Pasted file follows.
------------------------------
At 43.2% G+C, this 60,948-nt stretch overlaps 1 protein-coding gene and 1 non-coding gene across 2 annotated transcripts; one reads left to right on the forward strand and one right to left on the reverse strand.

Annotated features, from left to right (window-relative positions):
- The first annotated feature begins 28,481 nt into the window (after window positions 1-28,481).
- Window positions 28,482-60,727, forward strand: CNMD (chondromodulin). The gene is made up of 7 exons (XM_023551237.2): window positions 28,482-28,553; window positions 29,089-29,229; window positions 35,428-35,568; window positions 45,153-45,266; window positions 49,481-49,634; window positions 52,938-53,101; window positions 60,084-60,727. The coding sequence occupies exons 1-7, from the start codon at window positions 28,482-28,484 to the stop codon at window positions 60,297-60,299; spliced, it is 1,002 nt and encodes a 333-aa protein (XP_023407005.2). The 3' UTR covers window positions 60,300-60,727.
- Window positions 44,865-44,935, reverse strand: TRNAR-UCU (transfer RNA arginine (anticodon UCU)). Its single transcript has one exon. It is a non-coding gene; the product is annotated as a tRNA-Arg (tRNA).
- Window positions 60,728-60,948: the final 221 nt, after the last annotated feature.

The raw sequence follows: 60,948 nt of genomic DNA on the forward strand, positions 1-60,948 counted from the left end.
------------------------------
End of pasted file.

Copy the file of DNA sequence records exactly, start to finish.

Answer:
At 43.2% G+C, this 60,948-nt stretch overlaps 1 protein-coding gene and 1 non-coding gene across 2 annotated transcripts; one reads left to right on the forward strand and one right to left on the reverse strand.

Annotated features, from left to right (window-relative positions):
- The first annotated feature begins 28,481 nt into the window (after window positions 1-28,481).
- Window positions 28,482-60,727, forward strand: CNMD (chondromodulin). The gene is made up of 7 exons (XM_023551237.2): window positions 28,482-28,553; window positions 29,089-29,229; window positions 35,428-35,568; window positions 45,153-45,266; window positions 49,481-49,634; window positions 52,938-53,101; window positions 60,084-60,727. The coding sequence occupies exons 1-7, from the start codon at window positions 28,482-28,484 to the stop codon at window positions 60,297-60,299; spliced, it is 1,002 nt and encodes a 333-aa protein (XP_023407005.2). The 3' UTR covers window positions 60,300-60,727.
- Window positions 44,865-44,935, reverse strand: TRNAR-UCU (transfer RNA arginine (anticodon UCU)). Its single transcript has one exon. It is a non-coding gene; the product is annotated as a tRNA-Arg (tRNA).
- Window positions 60,728-60,948: the final 221 nt, after the last annotated feature.

The raw sequence follows: 60,948 nt of genomic DNA on the forward strand, positions 1-60,948 counted from the left end.